Commonly Used Phase III Designs

- Parallel
- Withdrawal
- Group/Cluster
- Randomized Consent
- Cross Over
- Factorial
- Large Simple
- Equivalence/Non-inferiority
- Sequential

Parallel Design

- Screen
- Trt A
- Randomize -
- Trt B
- H0 A vs. B
- Advantage
- Simple, General Use
- Valid Comparison
- Disadvantage
- Few Questions/Study

Fundamental Design

R A N D O M I Z E

Yes

Yes

A

Eligible

Consent

No

B

No

Dropped

Dropped

Comment Compare A with B

Run-In Design

- Problem
- Non-compliance by patient may seriously impair

efficiency and possibly distort conclusions. - Possible Solution Drug Trials
- Assign all eligible patients a placebo to be

taken for a brief period of time. Patients who

are judged compliant are enrolled into the

study. This is often referred to as the Placebo

Run-In period. - Can also use active drug to test for compliance.

Run-In Design

R A N D O M I Z E

Screen Consent

Run-In Period

Satisfactory

A

B

Unsatisfactory

Dropped

Note It is assumed that all patient entering the

run-in period are eligible and have given consent

Withdrawal Study

- Treatment A
- Treament A ?
- Not Treatment A

(placebo) - Advantage
- Easy Access to subjects
- Show if continued treatment is beneficial
- Disadvantage
- Selected Population
- Different Disease Stage

randomize

Cluster Randomization Designs

- Groups (clinics, communities) are randomized to

treatment or control - Examples
- Community trials on fluoridization of water
- Breast self-examination programs in different

clinic settings in USSR - Smoking cessation intervention trial in different

school districtsin the state of Washington - Advantages
- Sometimes logistically more feasible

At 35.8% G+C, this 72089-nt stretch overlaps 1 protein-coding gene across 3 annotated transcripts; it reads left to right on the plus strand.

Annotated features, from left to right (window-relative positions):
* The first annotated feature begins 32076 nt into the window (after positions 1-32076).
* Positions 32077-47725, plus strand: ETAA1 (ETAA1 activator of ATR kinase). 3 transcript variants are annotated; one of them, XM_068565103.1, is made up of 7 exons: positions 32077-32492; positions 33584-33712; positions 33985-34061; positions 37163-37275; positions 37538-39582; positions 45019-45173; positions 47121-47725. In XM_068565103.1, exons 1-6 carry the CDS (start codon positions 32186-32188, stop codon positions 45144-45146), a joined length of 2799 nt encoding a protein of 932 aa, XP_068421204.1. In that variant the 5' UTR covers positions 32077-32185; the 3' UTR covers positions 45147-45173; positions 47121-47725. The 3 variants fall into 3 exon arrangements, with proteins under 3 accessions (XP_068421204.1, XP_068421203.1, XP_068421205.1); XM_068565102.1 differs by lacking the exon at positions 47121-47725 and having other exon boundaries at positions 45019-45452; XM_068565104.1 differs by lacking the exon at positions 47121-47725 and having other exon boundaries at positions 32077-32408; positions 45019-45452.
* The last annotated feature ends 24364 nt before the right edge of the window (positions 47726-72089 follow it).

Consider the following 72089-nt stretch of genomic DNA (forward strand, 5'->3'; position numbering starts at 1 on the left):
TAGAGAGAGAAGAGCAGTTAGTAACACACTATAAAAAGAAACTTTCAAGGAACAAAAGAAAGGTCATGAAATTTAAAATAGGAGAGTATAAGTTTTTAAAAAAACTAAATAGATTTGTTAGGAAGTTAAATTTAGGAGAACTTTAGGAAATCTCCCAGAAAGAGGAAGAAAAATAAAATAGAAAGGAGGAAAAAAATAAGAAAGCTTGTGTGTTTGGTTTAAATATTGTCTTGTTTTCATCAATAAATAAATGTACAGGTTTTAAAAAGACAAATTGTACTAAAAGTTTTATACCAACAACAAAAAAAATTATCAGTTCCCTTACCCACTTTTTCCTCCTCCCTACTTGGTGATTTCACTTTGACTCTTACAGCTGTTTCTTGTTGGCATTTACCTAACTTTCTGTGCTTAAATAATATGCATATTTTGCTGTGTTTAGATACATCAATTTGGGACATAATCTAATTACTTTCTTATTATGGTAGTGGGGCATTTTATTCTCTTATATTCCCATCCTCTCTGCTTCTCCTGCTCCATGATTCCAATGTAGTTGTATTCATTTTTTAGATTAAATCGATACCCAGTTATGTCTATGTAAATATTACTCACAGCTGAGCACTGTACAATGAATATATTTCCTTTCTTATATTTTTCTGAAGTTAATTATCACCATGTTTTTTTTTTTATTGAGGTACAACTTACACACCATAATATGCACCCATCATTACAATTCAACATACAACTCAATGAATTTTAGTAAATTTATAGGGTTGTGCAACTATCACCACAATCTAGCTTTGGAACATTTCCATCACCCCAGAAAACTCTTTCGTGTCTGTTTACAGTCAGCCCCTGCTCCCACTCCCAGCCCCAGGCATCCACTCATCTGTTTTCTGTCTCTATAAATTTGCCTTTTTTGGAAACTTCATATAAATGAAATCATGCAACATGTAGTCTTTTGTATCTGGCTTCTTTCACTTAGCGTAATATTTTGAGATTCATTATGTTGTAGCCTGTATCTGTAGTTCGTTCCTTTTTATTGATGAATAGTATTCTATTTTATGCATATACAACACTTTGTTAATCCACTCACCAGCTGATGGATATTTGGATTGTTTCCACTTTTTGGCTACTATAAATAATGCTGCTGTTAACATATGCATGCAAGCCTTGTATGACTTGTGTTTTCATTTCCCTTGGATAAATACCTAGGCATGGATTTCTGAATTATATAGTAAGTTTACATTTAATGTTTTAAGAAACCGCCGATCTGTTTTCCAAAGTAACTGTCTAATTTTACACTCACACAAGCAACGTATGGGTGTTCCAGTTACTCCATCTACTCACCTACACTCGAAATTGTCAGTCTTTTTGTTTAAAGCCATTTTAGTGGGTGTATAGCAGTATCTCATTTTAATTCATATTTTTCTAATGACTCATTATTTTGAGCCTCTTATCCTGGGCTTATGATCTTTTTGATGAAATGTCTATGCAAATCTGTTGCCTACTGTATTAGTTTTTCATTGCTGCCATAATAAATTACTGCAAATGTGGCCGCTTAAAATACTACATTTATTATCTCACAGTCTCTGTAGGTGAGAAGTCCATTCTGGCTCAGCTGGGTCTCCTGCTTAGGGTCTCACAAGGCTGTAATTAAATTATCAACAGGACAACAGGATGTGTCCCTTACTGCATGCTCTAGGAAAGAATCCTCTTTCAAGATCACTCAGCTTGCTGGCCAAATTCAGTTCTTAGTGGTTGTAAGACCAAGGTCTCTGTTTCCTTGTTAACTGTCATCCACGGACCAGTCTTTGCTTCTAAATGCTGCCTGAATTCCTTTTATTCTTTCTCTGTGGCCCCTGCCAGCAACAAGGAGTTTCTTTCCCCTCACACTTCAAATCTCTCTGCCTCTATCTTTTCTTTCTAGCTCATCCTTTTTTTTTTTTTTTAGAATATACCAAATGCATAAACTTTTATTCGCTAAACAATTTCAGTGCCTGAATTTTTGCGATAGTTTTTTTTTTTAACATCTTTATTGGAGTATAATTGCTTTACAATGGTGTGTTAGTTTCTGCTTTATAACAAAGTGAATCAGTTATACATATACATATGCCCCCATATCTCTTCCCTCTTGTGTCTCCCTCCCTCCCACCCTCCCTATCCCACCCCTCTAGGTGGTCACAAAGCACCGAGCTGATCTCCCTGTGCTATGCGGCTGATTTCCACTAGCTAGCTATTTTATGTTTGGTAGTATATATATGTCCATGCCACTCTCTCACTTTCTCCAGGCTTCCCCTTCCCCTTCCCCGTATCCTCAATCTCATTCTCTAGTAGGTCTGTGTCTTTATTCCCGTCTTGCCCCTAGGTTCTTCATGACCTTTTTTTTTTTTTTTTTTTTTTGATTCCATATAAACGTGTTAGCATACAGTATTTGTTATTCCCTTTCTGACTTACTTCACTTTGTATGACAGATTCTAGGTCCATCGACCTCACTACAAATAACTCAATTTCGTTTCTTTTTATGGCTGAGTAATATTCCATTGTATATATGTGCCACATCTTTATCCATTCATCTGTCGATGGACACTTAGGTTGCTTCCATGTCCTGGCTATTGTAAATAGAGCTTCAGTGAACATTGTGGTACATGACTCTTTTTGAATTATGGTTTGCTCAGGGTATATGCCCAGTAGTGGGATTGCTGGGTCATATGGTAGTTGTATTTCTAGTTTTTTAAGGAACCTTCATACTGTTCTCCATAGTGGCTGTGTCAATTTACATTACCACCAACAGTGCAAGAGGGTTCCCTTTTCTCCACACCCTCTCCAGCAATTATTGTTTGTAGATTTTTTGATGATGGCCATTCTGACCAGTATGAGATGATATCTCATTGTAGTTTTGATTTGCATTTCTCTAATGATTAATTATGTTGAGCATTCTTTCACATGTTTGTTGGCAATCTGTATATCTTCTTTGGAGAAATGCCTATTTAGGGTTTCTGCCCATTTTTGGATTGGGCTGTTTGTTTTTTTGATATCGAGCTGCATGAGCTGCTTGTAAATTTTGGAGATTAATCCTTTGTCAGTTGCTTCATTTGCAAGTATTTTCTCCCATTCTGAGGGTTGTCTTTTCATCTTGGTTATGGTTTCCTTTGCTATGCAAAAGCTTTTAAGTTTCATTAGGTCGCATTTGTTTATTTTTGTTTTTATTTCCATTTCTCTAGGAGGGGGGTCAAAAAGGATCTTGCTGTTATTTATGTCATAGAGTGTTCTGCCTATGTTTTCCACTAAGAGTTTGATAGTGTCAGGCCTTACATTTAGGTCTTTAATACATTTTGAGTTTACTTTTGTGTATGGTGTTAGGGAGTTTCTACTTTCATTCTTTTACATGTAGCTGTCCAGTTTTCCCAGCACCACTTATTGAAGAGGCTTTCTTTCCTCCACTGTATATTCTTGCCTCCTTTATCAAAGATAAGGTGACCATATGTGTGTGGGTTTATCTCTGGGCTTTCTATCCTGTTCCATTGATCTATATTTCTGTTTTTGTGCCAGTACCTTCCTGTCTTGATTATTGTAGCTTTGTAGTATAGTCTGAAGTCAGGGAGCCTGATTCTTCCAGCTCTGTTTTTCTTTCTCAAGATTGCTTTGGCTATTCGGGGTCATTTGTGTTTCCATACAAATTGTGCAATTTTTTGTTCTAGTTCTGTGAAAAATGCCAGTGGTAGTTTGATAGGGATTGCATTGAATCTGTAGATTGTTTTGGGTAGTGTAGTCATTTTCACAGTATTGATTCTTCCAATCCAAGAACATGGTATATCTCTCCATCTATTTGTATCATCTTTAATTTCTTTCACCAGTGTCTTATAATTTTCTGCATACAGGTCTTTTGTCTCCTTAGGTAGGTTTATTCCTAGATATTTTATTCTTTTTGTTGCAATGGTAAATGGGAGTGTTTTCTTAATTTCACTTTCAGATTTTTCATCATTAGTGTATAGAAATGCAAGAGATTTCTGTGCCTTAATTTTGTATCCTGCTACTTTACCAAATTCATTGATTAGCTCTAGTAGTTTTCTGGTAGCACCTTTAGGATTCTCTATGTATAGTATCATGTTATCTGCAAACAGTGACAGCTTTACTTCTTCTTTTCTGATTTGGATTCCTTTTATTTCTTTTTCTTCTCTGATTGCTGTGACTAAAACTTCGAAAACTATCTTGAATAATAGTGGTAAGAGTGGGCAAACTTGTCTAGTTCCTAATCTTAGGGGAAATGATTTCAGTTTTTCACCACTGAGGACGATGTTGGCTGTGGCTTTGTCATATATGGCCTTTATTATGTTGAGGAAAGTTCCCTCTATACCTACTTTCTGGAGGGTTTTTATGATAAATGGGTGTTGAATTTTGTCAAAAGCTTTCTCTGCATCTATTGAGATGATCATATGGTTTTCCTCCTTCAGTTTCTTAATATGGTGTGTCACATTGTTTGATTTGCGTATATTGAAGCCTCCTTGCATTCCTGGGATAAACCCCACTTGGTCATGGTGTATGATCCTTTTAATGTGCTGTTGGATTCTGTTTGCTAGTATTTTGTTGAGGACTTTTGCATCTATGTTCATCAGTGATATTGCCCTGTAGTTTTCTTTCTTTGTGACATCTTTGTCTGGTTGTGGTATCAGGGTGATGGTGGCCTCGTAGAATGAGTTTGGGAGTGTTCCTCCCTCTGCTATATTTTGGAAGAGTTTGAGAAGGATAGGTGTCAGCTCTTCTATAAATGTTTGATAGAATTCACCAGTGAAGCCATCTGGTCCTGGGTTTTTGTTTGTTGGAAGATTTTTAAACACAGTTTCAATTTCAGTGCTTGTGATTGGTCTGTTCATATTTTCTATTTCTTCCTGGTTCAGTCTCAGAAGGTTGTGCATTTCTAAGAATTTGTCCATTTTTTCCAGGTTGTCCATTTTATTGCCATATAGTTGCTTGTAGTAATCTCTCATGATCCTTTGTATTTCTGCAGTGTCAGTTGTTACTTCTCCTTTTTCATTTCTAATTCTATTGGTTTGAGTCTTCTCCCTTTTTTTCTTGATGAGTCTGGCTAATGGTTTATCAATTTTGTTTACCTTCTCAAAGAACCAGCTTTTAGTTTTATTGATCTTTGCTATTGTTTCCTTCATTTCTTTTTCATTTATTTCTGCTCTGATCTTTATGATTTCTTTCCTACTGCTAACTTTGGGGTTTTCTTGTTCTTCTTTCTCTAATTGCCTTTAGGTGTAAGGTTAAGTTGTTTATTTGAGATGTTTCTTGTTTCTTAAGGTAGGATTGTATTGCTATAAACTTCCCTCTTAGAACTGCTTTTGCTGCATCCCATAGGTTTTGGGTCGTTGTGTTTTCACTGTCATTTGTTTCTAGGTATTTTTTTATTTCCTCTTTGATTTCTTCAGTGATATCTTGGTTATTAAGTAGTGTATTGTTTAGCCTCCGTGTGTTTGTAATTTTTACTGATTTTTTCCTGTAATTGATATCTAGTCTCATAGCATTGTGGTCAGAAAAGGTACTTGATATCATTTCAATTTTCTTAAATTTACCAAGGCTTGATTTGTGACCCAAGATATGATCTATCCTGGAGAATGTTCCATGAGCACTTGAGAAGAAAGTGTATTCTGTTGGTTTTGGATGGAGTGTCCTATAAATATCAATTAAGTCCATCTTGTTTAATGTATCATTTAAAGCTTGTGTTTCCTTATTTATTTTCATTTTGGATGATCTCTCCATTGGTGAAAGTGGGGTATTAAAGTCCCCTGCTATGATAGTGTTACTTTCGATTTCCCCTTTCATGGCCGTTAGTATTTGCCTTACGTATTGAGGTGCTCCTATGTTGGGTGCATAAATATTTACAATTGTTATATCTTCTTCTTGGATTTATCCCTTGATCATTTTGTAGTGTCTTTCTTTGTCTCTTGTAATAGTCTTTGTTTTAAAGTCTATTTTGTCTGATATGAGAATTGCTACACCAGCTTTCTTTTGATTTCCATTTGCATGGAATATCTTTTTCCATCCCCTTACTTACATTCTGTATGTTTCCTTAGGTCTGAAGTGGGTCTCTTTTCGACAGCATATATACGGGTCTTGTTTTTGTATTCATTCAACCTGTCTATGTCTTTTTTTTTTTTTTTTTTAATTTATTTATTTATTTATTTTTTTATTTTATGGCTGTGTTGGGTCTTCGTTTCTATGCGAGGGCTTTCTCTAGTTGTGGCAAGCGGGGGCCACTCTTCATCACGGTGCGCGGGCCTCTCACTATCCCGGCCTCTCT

- Avoid contamination
- Allow mass intervention, thus public health

trial - Disadvantages
- Effective sample size less than number of

subjects - Many units must participate to overcome

unit-to-unit variation,thus requires larger

sample size - Need cluster sampling methods

Cross Over DesignH0 A vs. B

- Scheme
- Period
- Group I II
- AB 1 TRT A TRT B
- BA 2 TRT B TRT A
- Advantage
- Each patient their own control
- Smaller sample size
- Disadvantage
- Not useful for acute disease
- Disease must be stable
- Assumes no period carry over
- If carryover, have a study half sized
- (Period I A vs. Period I B)

Superiority vs. Non-Inferiority Trials

- Superiority Design Show that new treatment is

better than the control or standard (maybe a

placebo) - Non-inferiority Show that the new treatment
- Is not worse that the standard by more than some

margin - Would have beaten placebo if a placebo arm had

been included (regulatory)

Equivalence/Non-inferiority Trial

- Trial with active (positive) controls.
- The question is whether new (easier or cheaper)

treatment is as good as the current treatment. - Must specify margin of equivalence or

non-inferiority - Can't statistically prove equivalency -- only

show that difference is less than something with

specified probability. - Historical evidence of sensitivity to treatment
- Sample size issues are crucial.
- Small sample size, leading to low power and

subsequently lack of significant difference, does

not imply equivalence.

Non-Inferiority Challenges

- Requires high quality trial
- Poor execution favors non-inferiority
- Treatment margin somewhat arbitrary

Sequential Design

- Continue to randomize subjects until H0 is either

rejected or accepted - A large statistical literature for classical

sequential designs - Developed for industrial setting
- Modified for clinical trials
- (e.g. Armitage 1975, Sequential Medical Trials)

Classical Sequential Design

- Continue to randomize subjects until H0 is either